Beyond being able to apply the teachings of the Jesuits and Mercy Sisters to their governance of the university, Lewis and Fr. Staudenmaier also hoped that the curriculum would inspire trustees in their lives outside of UDM. Lewis said, “That’s the key form of payment, if you will, to our trustees: if you get out of this experience and are grounded, you will begin in your every-day life to shape decisions, to form thoughts on how to approach challenges, to reinforce positive behavior, to hold yourself accountable in such a way that you’re utilizing this foundation: that will be such a great benefit to everybody you touch, and yourself.”
In addition to the immersion talks, the curriculum (which Lewis and Fr. Staudenmaier will soon be assessing) includes participation with fellow UDM employees in the university’s half-day Mission Retreat. To date, over 1,000 employees have made the retreat and its core presentations are available on UDM’s YouTube channel. Other more aspirational programs include the in-depth, AJCU-sponsored Ignatian Colleagues Program (ICP). To date, three trustees have participated in the UDM half-day retreat and three more have expressed great interest in participation. While the immersion talks touch upon the Spiritual Exercises of St. Ignatius and the role of the university in the Apostolate of the Society of Jesus, ICP incorporates a service trip and requires an 18-month commitment from participants. To date, one trustee from the boards of all 28 Jesuit institutions has completed ICP.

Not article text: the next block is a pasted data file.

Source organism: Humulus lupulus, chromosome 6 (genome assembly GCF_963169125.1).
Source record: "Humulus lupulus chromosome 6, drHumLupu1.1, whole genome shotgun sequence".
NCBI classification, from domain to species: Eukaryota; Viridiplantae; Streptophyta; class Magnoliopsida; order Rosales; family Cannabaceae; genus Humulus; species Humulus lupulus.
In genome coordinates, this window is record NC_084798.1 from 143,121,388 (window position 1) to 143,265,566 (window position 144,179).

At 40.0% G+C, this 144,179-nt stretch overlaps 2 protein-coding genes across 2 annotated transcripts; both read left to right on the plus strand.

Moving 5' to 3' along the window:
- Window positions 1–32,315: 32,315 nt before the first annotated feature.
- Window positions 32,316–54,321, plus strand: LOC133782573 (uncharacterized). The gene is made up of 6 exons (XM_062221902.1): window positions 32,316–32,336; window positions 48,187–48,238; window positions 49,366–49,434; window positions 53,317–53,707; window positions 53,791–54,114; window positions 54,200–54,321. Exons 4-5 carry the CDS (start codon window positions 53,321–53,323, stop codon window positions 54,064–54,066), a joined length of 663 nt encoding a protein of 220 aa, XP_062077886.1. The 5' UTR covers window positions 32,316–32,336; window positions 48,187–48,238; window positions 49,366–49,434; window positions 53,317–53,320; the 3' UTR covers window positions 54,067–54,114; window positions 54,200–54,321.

Although a small portion of UDM's trustees have completed retreats or immersion programs, Lewis and Fr. Staudenmaier sense a great interest among their board to participate themselves. Lewis said, "One attorney [on our board] made the [half-day retreat]. He gave a 10-minute eloquent statement about this at our next board meeting. He said that he’s a triple Titan [three-time UDM graduate] who made this retreat and came to understand that he didn’t know anything about the Jesuit and Mercy traditions before! He playfully scolded his peers and said they must make it! We have two executives and one judge who say they’re ready to go."
In the years to come, Lewis and Fr. Staudenmaier hope to see their curriculum grow and inspire future trustees to experience and live out Jesuit and Mercy teachings. Fr. Staudenmaier said, "John [Lewis] has said that to be a trustee at this institution, your time has changed you and your behavior: how you think about equity, morality, accountability, etc. Your worldview has changed so that you can say one of the great moments of your life was to be a trustee at UDM."